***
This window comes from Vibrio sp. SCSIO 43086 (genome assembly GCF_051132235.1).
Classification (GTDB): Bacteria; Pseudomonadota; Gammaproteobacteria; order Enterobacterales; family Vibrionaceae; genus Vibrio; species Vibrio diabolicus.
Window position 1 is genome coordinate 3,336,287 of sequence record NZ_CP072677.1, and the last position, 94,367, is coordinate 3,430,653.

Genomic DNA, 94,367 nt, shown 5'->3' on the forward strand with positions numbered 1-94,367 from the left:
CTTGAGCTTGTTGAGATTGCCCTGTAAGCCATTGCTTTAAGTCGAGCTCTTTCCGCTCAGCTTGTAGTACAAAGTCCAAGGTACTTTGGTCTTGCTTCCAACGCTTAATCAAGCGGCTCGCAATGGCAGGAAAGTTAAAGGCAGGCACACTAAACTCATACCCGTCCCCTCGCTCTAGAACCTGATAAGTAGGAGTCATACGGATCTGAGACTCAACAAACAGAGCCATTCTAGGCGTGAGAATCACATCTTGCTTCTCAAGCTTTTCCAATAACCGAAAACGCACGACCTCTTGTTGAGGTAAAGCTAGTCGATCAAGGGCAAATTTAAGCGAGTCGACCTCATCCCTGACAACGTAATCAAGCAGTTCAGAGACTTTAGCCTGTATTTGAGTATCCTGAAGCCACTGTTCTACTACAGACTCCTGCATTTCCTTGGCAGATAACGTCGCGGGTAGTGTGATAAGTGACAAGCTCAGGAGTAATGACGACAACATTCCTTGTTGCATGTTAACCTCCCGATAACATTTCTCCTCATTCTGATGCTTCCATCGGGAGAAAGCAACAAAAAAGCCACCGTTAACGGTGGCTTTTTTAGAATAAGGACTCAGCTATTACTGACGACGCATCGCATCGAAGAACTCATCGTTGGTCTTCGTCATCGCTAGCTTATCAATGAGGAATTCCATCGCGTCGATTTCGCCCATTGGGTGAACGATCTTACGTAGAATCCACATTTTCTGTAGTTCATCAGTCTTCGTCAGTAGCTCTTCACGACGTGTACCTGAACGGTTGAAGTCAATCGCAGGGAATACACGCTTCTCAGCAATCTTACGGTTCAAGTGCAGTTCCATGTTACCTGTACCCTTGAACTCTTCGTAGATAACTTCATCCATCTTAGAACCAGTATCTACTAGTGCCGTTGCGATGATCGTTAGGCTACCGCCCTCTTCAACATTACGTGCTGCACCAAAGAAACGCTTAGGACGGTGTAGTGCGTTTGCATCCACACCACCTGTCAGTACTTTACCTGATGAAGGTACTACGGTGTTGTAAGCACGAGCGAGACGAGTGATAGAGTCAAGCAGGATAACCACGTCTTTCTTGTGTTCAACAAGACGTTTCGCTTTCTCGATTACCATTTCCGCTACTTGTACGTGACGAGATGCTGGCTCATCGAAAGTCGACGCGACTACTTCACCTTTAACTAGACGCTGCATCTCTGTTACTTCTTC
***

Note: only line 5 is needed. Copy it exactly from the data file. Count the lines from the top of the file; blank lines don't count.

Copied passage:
CTTGAGCTTGTTGAGATTGCCCTGTAAGCCATTGCTTTAAGTCGAGCTCTTTCCGCTCAGCTTGTAGTACAAAGTCCAAGGTACTTTGGTCTTGCTTCCAACGCTTAATCAAGCGGCTCGCAATGGCAGGAAAGTTAAAGGCAGGCACACTAAACTCATACCCGTCCCCTCGCTCTAGAACCTGATAAGTAGGAGTCATACGGATCTGAGACTCAACAAACAGAGCCATTCTAGGCGTGAGAATCACATCTTGCTTCTCAAGCTTTTCCAATAACCGAAAACGCACGACCTCTTGTTGAGGTAAAGCTAGTCGATCAAGGGCAAATTTAAGCGAGTCGACCTCATCCCTGACAACGTAATCAAGCAGTTCAGAGACTTTAGCCTGTATTTGAGTATCCTGAAGCCACTGTTCTACTACAGACTCCTGCATTTCCTTGGCAGATAACGTCGCGGGTAGTGTGATAAGTGACAAGCTCAGGAGTAATGACGACAACATTCCTTGTTGCATGTTAACCTCCCGATAACATTTCTCCTCATTCTGATGCTTCCATCGGGAGAAAGCAACAAAAAAGCCACCGTTAACGGTGGCTTTTTTAGAATAAGGACTCAGCTATTACTGACGACGCATCGCATCGAAGAACTCATCGTTGGTCTTCGTCATCGCTAGCTTATCAATGAGGAATTCCATCGCGTCGATTTCGCCCATTGGGTGAACGATCTTACGTAGAATCCACATTTTCTGTAGTTCATCAGTCTTCGTCAGTAGCTCTTCACGACGTGTACCTGAACGGTTGAAGTCAATCGCAGGGAATACACGCTTCTCAGCAATCTTACGGTTCAAGTGCAGTTCCATGTTACCTGTACCCTTGAACTCTTCGTAGATAACTTCATCCATCTTAGAACCAGTATCTACTAGTGCCGTTGCGATGATCGTTAGGCTACCGCCCTCTTCAACATTACGTGCTGCACCAAAGAAACGCTTAGGACGGTGTAGTGCGTTTGCATCCACACCACCTGTCAGTACTTTACCTGATGAAGGTACTACGGTGTTGTAAGCACGAGCGAGACGAGTGATAGAGTCAAGCAGGATAACCACGTCTTTCTTGTGTTCAACAAGACGTTTCGCTTTCTCGATTACCATTTCCGCTACTTGTACGTGACGAGATGCTGGCTCATCGAAAGTCGACGCGACTACTTCACCTTTAACTAGACGCTGCATCTCTGTTACTTCTTC